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Using sound to see the ocean


Scientists at NOAA’s Seattle-based Alaska Fisheries Science Center are making waves—sound waves, that is.

Researchers in the AFSC Fisheries Acoustics Program left Kodiak, Alaska, on Monday, June 13 for a 2-month acoustic survey in the Gulf of Alaska.

NOAA Fisheries Service scientists have been conducting large-scale acoustic-trawl surveys in the Bering Sea and the Gulf of Alaska for over three decades to assess distribution and abundance for walleye pollock and other species of fish.

The estimates are used with other information to set annual catch limits, thus ensuring sustainable management of Alaska’s fisheries.

“Acoustic-trawl surveys provide a great way to estimate the abundance of animals such as walleye pollock,” said Chris Wilson, program manager for the acoustics group. “But we are always looking for ways to improve the process so that we can provide the best estimates possible.”

Wilson said the program’s research to improve both the acoustics and trawling aspects of the survey focuses on development of new survey tools and methods as well as testing the validity of assumptions that are traditionally made when conducting acoustic-trawl surveys. He provided a couple of examples to illustrate his point. 

To help determine the identity of the animals that are detected with acoustics during a survey, trawl information is needed, and Wilson explained that, “in recent years we have also benefited by using more acoustic frequencies than we did in the past to help tease out more information on the identity of the animals that we measure acoustically.” 


Seeing the Bubbles Graph

The researchers have also learned a great deal about how pollock may respond to underwater noise from their NOAA survey ships. 
“If fish are frightened by the noise of our ships and move out of the ship’s path, we can’t count them,” said Wilson. “We’ve done numerous experiments during our surveys to understand whether the fish actually respond differently to our two survey ships, and what we’ve learned is that the fish aren’t as predictable as we expected.” 

During some surveys and situations, the fish react more to the noisier vessel, but not always. 

Wilson said his group is also doing a lot of work to understand how well their survey trawl catches pollock of different sizes.
“This is very important because if the acoustics are ‘seeing’ all of the different sized pollock but the trawl isn’t ‘seeing’ or catching all sizes equally, there can be problems in accurately estimating the abundance.”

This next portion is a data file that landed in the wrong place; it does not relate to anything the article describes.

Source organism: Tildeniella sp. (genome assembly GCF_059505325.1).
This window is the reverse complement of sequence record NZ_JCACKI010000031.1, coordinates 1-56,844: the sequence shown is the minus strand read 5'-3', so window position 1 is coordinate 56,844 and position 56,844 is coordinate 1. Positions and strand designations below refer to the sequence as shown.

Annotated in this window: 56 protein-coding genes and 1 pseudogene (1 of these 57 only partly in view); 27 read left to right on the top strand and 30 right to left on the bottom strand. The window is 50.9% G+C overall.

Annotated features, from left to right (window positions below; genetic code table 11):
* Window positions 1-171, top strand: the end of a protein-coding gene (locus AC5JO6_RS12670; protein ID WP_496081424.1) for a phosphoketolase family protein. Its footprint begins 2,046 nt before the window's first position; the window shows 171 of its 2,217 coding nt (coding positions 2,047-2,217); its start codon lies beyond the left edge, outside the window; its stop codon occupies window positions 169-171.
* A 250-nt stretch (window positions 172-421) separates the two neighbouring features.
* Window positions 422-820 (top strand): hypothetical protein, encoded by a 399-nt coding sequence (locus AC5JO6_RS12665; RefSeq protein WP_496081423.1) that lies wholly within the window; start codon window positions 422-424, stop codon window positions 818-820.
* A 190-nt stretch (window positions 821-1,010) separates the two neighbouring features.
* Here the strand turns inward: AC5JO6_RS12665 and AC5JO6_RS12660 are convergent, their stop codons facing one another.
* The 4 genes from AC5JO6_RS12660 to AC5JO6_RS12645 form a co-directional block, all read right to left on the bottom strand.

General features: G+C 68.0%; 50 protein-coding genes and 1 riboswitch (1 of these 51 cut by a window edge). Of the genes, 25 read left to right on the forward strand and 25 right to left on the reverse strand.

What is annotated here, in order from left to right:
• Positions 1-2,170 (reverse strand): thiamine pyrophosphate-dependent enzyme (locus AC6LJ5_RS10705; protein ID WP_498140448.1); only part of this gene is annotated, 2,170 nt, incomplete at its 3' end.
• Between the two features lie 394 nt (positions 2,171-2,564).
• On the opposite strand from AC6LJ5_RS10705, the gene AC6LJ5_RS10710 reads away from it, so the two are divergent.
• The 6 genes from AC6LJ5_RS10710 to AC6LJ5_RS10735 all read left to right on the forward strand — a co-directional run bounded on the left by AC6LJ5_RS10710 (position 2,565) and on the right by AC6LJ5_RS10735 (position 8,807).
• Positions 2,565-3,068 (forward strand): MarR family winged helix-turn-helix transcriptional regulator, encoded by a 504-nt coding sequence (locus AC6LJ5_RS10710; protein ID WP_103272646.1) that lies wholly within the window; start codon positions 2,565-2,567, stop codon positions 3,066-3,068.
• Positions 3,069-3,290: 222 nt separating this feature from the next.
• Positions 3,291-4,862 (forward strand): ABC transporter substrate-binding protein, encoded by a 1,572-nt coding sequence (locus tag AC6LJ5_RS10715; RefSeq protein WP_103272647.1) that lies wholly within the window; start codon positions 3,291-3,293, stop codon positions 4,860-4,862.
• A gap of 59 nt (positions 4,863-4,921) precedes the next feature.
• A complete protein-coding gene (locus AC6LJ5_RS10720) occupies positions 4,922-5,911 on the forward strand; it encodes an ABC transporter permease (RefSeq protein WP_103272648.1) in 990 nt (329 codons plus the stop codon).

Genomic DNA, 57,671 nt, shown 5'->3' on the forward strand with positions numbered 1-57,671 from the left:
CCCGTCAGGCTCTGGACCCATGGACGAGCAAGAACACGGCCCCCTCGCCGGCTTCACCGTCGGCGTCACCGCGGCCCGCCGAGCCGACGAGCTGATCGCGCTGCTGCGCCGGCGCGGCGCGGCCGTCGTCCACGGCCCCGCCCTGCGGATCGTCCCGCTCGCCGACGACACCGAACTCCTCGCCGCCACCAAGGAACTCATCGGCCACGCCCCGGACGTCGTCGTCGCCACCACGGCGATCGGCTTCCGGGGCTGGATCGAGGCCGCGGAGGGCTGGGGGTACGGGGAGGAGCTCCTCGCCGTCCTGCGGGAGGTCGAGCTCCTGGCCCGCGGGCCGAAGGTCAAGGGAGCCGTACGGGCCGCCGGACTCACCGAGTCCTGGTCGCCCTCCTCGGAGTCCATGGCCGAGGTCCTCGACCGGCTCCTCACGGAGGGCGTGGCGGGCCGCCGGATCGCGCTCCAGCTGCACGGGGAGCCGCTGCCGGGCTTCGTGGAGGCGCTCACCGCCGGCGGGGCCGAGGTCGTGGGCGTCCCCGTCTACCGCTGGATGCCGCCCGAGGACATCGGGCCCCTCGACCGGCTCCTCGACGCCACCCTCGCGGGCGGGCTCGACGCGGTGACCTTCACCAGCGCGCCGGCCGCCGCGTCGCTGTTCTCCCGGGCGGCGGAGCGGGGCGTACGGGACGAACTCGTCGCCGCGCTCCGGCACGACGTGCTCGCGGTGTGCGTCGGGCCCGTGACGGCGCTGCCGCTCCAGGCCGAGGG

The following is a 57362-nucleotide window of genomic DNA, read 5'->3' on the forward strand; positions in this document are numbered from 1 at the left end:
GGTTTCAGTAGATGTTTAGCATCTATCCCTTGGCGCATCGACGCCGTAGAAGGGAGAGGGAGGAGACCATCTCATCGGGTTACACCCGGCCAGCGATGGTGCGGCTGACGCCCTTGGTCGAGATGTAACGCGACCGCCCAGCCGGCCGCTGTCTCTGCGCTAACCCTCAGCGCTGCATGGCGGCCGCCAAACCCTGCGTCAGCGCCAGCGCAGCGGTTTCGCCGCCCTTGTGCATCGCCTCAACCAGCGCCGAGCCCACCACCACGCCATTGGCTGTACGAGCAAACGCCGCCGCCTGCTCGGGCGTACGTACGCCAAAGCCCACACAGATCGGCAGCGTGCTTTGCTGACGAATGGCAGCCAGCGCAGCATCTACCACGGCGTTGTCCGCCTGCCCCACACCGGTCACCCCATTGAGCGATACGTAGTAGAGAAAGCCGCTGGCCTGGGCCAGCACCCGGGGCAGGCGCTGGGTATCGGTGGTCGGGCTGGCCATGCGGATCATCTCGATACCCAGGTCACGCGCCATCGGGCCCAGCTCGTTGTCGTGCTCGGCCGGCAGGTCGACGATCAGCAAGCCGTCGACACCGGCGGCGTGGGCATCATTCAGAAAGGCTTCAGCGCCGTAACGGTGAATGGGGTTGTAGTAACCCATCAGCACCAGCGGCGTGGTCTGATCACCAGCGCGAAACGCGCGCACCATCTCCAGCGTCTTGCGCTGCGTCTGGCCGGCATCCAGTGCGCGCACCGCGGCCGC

Members of his group recently developed a stereo-camera system that fits onto the back of a modified trawl, to estimate the sizes and species of many different animals as they pass through the net and in front of the cameras. 

“The really neat thing about this device,” said Wilson, “is that, unlike traditional nets, we can now determine much more accurately what particular kinds of animals are found at what depths and alongside what other animals. And, because we can leave the net open, the animals simply pass unharmed out the back of the net after we get their photos!”

Wilson said the data collected with the stereo camera system will really help scientists better interpret their acoustic data. 

“Seeing” gas bubbles
NOAA scientists have been using acoustics to study fish and other marine life for more than 30 years.

When an explosion sank the Deepwater Horizon oil drilling rig in the Gulf of Mexico on April 20, 2010, killing 11 workers and spilling millions of barrels of crude oil into the gulf, NOAA scientists and academic partners saw another possible application for their acoustic research.
NOAA’s Alaska Fisheries Science Center acoustics expert Alex De Robertis was among the NOAA acousticians who in collaboration with colleagues Tom Weber and Larry Mayer from the University of New Hampshire quickly mobilized to the Gulf of Mexico to see if fisheries acoustics techniques could be useful in an oil spill situation.

“Other than for a few, small, controlled experiments in Norway involving the release of oil, there really was no precedent for this research,” said De Robertis. “It’s really important to get out during an event like this to learn as much as we can.”

Scientists were able to begin acoustic monitoring about a month after the explosion until after the well was capped. It didn’t take long before De Robertis and his colleagues determined that acoustically, they could clearly see gas bubbles.

“Using high-frequency sound waves, we were able to clearly see the rising oil plume in the upper 200 meters. This may ultimately lead to an accurate method of measuring oil flow rate to the surface, which could be used during any oil spill event anywhere in the world, including the Arctic,” said De Robertis.  “Using lower acoustic frequencies, we could see naturally occurring gas plumes rising from the ocean floor at depths of over two kilometers.”

During the Gulf of Mexico oil spill, acoustics were also used to monitor the integrity of the well head once it was capped, as well as to monitor what is known as the ‘Deep Scattering Layer’, a diverse deep-water community of sound-reflecting fish, shrimp and squid. De Robertis said this acoustic research also provides initial information for future acoustic measurements of these animals in the Gulf of Mexico.